Fertilizer basics


Fertilizers are a huge topic in itself,  for anyone who has been in a garden center or hydroponics retail store can attest to the massive quantity of different fertilizers offered to you the end user. 

What makes these products different?  the differences are subtle to say the least,  most good quality fertilizers have the same basic ingredients the differences lie in the quality and quantity of these ingredients.

Most fertilizers have an NPK value indicated on the container,  NPK stands for Nitrogen, Potassium and Phosphors.  there should also be micro nutrients.

The type of fertilizer you will require will depend the type of plant you are growing and the medium you are growing in for instance a person growing in hydroponics will require a complete fertilizer mix with micro nutrients as hydroponic growing mediums as almost void of micro nutrients.  the same person depending on the type of crop being cultivated may require different nutrients at different stages of growth. 

It is important to understand what is going on with regards to fertilizer, your plant will use different components of the fertilizer at different times. those of you with a continuous read out PPM (TDS) meter probably have seen your PPM drop not long after mixing up a fresh reservoir,  this is largely to do with how the plants adsorb the nutrients.   This does not mean that the plant has just chowed a whack of food this means that the plant just used the ammonia nitrogen out of the mix, this form of nitrogen being the first and fastest used.  Which is exactly why it is often used to help yellow clones generally as a foliar.

Now if you top up this reservoir too soon you are just adding more of this form of nitrogen back into the mix and in essence giving your plants a double shot whether they require it or not.

Another component of the fertilizer solution will be Phosphorus this is the portion of the food that the plant will use to initially  build a good root structure and later on in allot of plants will utilize for flower and fruit production.

Potassium is also a key component plays a huge part in how the other nutrients are moved through the plant, think of this component as the nutrient transit system within the plant 

The micro nutrients are available in any good complete fertilizer, although this component are only needed in minute amounts and in some rare cases are not needed at all.  In a large portion of the world the water itself supplies all the calcium, iron, etc that you will need.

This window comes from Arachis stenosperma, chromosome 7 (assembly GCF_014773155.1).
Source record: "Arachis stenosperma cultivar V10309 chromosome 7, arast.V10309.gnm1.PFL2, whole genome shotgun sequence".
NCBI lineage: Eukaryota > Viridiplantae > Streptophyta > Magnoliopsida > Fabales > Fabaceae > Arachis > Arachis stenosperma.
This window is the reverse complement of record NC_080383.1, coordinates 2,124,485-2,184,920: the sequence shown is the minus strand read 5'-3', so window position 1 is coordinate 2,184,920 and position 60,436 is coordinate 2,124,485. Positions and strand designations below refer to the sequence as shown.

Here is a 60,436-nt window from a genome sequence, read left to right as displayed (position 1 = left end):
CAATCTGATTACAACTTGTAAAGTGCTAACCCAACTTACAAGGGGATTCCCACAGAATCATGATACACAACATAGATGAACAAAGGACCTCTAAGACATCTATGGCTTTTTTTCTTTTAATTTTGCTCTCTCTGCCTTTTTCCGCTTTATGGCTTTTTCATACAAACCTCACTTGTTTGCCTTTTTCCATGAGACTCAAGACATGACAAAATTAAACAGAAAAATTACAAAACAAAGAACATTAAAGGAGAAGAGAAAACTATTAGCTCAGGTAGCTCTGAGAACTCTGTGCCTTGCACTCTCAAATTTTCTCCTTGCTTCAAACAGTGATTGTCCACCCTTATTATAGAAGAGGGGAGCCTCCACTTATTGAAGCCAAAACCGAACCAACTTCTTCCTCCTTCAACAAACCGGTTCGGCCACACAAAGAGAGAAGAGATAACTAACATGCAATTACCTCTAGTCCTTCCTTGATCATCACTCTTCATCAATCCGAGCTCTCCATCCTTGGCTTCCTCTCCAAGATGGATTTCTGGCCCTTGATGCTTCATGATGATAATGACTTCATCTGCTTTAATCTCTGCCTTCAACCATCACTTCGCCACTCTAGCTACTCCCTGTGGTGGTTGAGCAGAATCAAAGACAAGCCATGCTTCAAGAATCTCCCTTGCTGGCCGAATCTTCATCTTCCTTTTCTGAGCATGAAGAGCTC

Take a look at your kettle, shower, taps, toilet,  etc and see if you have “hard water” deposits  if you have the standard off white deposits then in all probability you have all the calcium needed for normal plant growth.  Now if the same deposits are brown or rust color then you most likely have a high Iron content.  a PPM meter is another great way to find out the mineral content of your tap water.  Now in most cases this wont affect plant growth but there are exceptions, that is exactly why a few of fertilizer companies have now started to make a “hard water” version of their micro nutrient component to there product line.

On the flip side if you are using a reverse osmosis machine, then you might need to boost up your micro nutrient content as an RO machine tends to bring your tap water down to a 0 TDS reading making it void of all micronutrients along with everything else.


If you are looking at a Reverse osmosis machine, I would get one that is self cleaning you will apreciate this feature after a month or two.

Something else to keep in mind is that there have been great advances in organic fertilizers in the past few years and it is now possible to by a complete organic fertilizer that is usable in most aeroponic and hydroponic systems, which is better for you and the environment.  There are also lines of fertilizers that start with food grade components rather than your run of the mill chemical components.  I’ve seen and heard allot about these fertilizers and believe that because the components are cleaner it makes them easer for the plant to digest thus cutting down on time and energy used by the plant, not to mention better for everyone involved.

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